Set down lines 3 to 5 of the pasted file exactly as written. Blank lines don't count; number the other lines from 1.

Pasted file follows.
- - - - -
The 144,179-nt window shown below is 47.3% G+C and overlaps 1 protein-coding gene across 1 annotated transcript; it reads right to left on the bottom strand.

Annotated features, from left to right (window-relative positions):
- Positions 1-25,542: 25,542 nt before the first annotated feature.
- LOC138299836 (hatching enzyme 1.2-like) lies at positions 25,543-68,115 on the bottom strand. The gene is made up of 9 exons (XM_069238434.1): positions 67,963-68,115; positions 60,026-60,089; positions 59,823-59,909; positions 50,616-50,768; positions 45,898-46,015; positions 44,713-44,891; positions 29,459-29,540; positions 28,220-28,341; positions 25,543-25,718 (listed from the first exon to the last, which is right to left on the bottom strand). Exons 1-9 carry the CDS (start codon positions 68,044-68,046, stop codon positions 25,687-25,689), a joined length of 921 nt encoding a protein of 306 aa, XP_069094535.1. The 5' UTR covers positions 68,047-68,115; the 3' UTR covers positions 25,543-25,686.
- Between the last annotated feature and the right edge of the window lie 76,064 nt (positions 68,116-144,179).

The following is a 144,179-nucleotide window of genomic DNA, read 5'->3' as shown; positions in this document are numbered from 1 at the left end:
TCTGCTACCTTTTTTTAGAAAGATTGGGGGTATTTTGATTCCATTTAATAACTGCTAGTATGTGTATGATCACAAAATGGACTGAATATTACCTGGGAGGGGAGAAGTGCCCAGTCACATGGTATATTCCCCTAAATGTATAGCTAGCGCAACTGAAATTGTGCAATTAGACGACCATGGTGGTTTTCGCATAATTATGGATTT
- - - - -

- Positions 1-25,542: 25,542 nt before the first annotated feature.
- LOC138299836 (hatching enzyme 1.2-like) lies at positions 25,543-68,115 on the bottom strand. The gene is made up of 9 exons (XM_069238434.1): positions 67,963-68,115; positions 60,026-60,089; positions 59,823-59,909; positions 50,616-50,768; positions 45,898-46,015; positions 44,713-44,891; positions 29,459-29,540; positions 28,220-28,341; positions 25,543-25,718 (listed from the first exon to the last, which is right to left on the bottom strand). Exons 1-9 carry the CDS (start codon positions 68,044-68,046, stop codon positions 25,687-25,689), a joined length of 921 nt encoding a protein of 306 aa, XP_069094535.1. The 5' UTR covers positions 68,047-68,115; the 3' UTR covers positions 25,543-25,686.
- Between the last annotated feature and the right edge of the window lie 76,064 nt (positions 68,116-144,179).